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All You Can Eat

Trend-setting restaurants, Northwest cookbooks, local food news and the people who make them happen.

February 9, 2009 at 12:30 PM

Eileen Mintz — she was a doll, and we’ll miss her

The last time I saw Eileen Mintz was at a press event at Canlis in which we, as media representatives, were introduced to new chef Jason Franey. In addition to her longstanding duties as the spokesperson for Salty’s restaurants (and the voice behind the Salty’s blog “Mintz — Her Words“), she was a frequent contributor to the Mercer Island Reporter and the Eastside Business Journal (among other publications), a former TV restaurant-critic and a public relations maven for some of the city’s best known chefs and restaurants. I always loved running into Eileen because she was — as anyone who knew her would tell you — the perfect cross between Annette Funicello and a the Jewish “bubbie” you wish you had. Here she is with her husband Dave on New Year’s Eve at Kaspar’s. Which, as it unfortunately turned out, would be the last evening she’d enjoy at a restaurant.

photo/Mina Williams

Back in October, over Franey’s fancy noshes at Canlis, we greeted one another with a big hug. “How are you feeling?” I asked, knowing she’d been dealing with the ups and downs of the cancer that had been dogging her for over a year. “Not so hot, doll” came her honest reply, though, as ever, she looked like a million bucks as she schmoozed her way through the crowd. Unlike me, Eileen was never one to kvetch, so I knew she must have been feeling pretty punk despite her ever-present smile. Instead, she was one of those too-few kind souls who always made the world around her a brighter place. And as trite as that may sound, when it came to Eileen, it was the absolute truth. One needed no more proof than to sit among the 500-plus mourners who swiftly gathered a week ago today to attend her memorial service. She was buried within 24 hours of her death — in the tradition of the Jewish faith she held so dear.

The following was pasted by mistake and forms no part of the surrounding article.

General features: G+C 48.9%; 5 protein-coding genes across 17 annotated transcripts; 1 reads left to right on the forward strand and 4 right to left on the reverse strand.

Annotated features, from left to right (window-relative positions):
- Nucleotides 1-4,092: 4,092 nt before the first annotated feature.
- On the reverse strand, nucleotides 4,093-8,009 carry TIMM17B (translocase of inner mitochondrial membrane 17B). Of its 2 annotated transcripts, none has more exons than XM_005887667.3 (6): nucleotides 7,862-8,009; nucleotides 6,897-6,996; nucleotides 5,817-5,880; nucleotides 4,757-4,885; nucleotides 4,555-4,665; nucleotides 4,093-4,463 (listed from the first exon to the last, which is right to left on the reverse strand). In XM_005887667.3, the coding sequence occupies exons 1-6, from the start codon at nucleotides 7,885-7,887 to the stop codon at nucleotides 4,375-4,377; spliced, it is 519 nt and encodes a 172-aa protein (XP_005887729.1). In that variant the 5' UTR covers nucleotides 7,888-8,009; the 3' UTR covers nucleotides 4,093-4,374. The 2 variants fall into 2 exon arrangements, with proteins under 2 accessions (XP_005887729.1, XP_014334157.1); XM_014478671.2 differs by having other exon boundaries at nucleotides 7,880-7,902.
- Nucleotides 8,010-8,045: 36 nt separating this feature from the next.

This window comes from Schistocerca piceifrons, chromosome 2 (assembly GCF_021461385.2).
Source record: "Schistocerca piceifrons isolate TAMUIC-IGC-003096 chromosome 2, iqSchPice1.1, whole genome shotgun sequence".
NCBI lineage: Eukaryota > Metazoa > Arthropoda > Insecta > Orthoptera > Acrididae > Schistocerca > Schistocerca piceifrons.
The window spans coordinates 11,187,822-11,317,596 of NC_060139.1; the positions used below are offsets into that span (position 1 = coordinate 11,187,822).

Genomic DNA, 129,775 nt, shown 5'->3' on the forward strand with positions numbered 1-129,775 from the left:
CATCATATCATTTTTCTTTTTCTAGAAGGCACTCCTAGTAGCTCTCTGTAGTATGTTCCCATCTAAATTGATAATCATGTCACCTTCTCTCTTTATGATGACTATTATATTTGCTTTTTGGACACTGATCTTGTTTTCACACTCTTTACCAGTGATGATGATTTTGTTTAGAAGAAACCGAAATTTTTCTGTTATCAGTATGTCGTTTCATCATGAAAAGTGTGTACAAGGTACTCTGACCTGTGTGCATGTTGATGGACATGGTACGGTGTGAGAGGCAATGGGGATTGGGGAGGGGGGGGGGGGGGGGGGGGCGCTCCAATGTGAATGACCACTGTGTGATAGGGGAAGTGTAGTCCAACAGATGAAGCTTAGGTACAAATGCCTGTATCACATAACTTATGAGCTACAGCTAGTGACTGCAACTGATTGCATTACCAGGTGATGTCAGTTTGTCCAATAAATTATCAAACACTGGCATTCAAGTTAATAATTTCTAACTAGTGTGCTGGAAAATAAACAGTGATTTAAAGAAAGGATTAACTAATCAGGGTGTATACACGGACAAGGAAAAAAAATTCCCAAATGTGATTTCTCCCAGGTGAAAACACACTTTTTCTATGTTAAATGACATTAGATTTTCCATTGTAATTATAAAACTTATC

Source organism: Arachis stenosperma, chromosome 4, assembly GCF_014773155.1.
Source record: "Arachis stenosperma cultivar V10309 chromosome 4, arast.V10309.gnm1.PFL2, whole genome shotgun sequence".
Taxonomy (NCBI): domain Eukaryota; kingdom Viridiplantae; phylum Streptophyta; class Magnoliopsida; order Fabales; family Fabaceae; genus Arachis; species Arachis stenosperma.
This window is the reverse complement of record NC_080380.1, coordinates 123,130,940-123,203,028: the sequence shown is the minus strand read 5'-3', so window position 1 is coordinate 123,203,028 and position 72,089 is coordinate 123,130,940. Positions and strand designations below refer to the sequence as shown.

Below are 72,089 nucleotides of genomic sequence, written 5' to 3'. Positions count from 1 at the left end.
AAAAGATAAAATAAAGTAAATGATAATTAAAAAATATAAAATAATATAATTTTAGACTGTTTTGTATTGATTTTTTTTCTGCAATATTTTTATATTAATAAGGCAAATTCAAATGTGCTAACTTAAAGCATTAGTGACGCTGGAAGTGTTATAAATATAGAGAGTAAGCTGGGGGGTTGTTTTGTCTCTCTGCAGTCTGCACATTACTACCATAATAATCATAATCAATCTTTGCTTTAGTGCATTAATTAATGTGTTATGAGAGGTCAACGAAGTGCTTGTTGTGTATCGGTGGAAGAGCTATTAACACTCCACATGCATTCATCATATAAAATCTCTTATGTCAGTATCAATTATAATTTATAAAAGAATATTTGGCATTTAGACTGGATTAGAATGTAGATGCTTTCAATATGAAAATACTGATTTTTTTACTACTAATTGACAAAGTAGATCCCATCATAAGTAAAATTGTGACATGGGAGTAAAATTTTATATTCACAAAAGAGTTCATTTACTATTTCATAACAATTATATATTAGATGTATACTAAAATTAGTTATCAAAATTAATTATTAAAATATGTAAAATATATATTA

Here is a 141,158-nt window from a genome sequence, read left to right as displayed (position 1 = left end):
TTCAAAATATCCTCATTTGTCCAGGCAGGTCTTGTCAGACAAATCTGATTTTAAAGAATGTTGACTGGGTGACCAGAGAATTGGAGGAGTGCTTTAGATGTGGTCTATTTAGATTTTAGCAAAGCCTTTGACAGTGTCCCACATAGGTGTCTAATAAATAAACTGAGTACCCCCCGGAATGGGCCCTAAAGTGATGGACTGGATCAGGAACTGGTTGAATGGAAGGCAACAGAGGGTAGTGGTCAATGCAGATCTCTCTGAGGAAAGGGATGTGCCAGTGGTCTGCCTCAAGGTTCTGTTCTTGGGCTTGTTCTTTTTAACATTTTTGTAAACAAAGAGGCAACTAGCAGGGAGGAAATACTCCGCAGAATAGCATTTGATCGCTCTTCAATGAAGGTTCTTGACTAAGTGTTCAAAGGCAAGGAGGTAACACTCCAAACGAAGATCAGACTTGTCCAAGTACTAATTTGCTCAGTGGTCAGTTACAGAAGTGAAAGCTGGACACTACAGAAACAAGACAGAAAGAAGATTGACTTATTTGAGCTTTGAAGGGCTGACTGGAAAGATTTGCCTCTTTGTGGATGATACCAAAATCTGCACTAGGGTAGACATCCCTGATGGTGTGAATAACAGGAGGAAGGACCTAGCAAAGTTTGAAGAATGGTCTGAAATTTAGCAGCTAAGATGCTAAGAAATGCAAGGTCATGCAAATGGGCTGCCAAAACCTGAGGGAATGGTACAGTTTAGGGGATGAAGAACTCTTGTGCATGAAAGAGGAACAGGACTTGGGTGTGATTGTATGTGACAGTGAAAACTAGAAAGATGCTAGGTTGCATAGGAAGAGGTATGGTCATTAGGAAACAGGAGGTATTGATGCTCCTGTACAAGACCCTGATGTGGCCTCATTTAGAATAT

The crowd at Herzel Ner-Tamid on her beloved Mercer Island included many of the big names, top chefs and media personalities that make up our vast food- and restaurant community. We joined other friends and family members who managed to nod, smile and even laugh out loud at the vivid memories of that vivacious woman, revisited by those who eulogized her. As tough as it was to do so, it was my honor to profile Eileen in this news obituary, which ran in the Seattle Times February 7. She’ll be greatly missed. And I’d encourage those of you who knew her to share a fun story about Eileen on this post.

Here’s one, courtesy of Norma Rosenthal, who told me this kick-in-the-pants tale about a trip to New York City in the late ’90s, back when they worked as the business partners behind Mintz/Rosenthal Public Relations. Says Norma:

“We had gone to New York to call on the magazines and were invited to Windows on the World by their PR person, so we went up to the top to eat. It was fabulous. They treated us to an incredible dinner. But you know how big Eileen and I are [note: they’re both tiny], and they kept bringing plate after plate of food, probably five courses and we were still on the appetizers! Then they brought out a plate of foie gras with squash hash. It was the biggest piece I’d ever seen in my life. We were already stuffed, and couldn’t figure out how we were going to eat it. Then I came up with an idea: I said we should each have a little bite, and then cut up the foie gras and hide it under the hash. And as I was shoving it under the hash, Eileen got this frozen look on her face. The chef, Michael Lomonaco, had come out to talk to us and caught me in the act. We just laughed! Eileen turned on the charm, telling him how much we were enjoying it and that the foie gras was so rich and delicious! She had a way of turning even the worst moment into something great.”

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